The job at Business International wasn’t exactly like running Bain Capital—Mr. Obama was paid an $18,000 salary to help to write and edit newsletters for American companies doing business overseas—but it was a private-sector job. And the young Barack Obama hated it. As he wrote in his memoir, “Dreams From My Father” (1995): “Sometimes, coming out of an interview with Japanese financiers or German bond traders, I would catch my reflection in the elevator doors—see myself in a suit and tie, a briefcase in my hand—and for a split second I would imagine myself as a captain of industry, barking out orders, closing the deal, before I remembered who it was that I wanted to be and felt pangs of guilt for my lack of resolve.”
Barack Obama: The Story
By David Maraniss
Simon & Schuster, 641 pages, $32.50
Mr. Obama lasted only a year, fulfilling his initial commitment and not a day more. When he went in to the company’s vice president, Lou Celi, to tell him he would be leaving and didn’t know what he would be doing next, Mr. Obama got a lecture on career planning. “He just seemed not exactly clear of what he wanted to do,” Mr. Celi recounted, decades later, in an interview for David Maraniss’s “Barack Obama: The Story.” “I told him he might be making a mistake, leaving a job when he did not have any plans except a vague notion that he maybe would do some public sector work.” Mr. Ceci had no way of knowing that the person ignoring his career advice was a future president of the United States.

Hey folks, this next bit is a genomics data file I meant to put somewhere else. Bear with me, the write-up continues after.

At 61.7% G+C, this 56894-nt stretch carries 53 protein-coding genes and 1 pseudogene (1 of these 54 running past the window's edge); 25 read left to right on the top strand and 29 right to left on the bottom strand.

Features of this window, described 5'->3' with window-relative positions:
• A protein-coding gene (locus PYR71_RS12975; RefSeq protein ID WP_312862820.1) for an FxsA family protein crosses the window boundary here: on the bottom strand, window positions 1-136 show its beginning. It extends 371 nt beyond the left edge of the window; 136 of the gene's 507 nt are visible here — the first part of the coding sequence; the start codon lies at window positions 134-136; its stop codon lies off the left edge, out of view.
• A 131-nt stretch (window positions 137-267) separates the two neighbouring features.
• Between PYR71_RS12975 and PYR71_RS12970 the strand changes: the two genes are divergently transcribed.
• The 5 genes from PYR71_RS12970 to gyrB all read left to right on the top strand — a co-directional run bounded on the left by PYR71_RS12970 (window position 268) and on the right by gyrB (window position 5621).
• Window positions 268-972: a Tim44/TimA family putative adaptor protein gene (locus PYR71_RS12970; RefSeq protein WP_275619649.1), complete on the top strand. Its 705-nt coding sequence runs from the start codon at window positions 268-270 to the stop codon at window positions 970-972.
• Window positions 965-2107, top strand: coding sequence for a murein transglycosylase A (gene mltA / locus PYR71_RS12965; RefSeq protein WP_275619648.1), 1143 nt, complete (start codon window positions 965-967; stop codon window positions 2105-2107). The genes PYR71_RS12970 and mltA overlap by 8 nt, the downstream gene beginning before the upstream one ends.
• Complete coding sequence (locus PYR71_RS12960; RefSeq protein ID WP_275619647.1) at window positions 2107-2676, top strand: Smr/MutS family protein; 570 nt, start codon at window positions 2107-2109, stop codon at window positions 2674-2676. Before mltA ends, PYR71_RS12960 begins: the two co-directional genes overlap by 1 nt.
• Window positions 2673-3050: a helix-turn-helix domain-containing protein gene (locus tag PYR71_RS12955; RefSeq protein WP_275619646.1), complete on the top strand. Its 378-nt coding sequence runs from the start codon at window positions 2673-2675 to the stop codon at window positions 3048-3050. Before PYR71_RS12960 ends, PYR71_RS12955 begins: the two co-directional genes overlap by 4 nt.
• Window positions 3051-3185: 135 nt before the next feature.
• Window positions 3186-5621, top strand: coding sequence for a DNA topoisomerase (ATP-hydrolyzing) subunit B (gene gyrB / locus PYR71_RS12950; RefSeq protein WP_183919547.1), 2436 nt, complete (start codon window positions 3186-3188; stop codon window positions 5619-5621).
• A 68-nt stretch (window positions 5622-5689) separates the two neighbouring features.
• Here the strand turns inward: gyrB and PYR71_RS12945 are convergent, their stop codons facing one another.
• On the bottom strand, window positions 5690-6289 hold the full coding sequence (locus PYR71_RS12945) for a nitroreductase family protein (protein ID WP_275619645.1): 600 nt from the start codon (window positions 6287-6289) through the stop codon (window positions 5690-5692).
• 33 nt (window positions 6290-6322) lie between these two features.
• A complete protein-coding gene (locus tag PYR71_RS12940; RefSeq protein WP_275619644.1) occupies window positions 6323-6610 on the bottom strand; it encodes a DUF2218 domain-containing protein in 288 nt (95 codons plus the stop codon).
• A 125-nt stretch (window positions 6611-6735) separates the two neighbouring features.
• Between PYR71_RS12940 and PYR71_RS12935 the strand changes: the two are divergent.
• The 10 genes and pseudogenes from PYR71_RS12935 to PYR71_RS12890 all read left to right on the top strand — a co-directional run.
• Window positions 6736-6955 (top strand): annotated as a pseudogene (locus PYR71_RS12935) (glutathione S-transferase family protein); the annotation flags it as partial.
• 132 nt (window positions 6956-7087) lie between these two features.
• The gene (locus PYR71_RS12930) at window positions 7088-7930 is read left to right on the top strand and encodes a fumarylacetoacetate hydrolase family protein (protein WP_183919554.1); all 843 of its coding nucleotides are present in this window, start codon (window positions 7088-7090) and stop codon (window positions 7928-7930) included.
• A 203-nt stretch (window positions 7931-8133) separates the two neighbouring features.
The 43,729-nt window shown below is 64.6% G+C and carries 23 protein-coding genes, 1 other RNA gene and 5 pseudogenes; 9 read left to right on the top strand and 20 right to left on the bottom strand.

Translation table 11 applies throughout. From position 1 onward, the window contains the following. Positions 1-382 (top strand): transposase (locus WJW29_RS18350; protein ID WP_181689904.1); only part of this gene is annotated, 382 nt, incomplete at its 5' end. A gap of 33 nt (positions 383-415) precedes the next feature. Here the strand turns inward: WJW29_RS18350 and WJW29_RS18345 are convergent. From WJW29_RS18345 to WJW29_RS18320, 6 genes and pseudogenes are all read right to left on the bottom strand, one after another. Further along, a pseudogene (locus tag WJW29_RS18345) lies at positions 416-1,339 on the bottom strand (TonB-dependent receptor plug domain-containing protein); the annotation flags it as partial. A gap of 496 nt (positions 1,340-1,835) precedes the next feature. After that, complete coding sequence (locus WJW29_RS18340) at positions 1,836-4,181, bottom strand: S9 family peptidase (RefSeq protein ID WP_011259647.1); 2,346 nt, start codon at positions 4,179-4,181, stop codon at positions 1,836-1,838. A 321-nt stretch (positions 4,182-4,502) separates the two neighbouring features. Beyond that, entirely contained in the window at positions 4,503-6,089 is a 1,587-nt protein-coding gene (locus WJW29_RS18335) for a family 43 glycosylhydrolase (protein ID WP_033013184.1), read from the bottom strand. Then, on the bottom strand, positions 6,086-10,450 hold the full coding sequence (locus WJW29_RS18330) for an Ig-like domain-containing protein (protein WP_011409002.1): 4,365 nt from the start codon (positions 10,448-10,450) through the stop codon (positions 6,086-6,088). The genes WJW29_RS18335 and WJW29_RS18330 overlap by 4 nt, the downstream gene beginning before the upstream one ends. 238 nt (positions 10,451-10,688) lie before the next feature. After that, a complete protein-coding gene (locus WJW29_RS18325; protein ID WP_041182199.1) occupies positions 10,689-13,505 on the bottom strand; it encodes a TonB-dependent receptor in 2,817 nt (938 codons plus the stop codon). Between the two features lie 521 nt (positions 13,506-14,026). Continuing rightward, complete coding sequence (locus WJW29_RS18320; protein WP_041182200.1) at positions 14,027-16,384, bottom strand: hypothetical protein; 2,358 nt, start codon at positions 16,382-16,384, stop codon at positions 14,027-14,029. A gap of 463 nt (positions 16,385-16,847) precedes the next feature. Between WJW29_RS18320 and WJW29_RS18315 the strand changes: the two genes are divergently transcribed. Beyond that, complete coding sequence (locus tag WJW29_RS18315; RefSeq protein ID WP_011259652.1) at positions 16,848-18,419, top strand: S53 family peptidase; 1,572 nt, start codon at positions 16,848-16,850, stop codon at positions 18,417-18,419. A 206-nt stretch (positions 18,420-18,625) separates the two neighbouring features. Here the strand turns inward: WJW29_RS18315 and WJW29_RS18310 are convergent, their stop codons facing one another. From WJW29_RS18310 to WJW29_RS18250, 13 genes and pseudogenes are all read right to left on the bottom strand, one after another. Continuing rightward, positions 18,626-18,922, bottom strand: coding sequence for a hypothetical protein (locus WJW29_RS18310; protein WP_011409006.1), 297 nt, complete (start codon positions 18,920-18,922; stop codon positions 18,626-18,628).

Mr. Maraniss’s 641-page opus is an exhaustively reported journey through Mr. Obama’s early past—a past that, until now, has been little explored despite David Remnick’s 2010 biography of Mr. Obama and Janny Scott’s 2011 biography of his mother. “Barack Obama: The Story,” the first volume in what will supposedly be a multivolume biography, begins long before he is born—and, yes, just to be certain, Mr. Maraniss interviews people who worked on the maternity ward when Mr. Obama’s mother gave birth to him in Honolulu in 1961—and ends when he is accepted into Harvard Law School in 1988.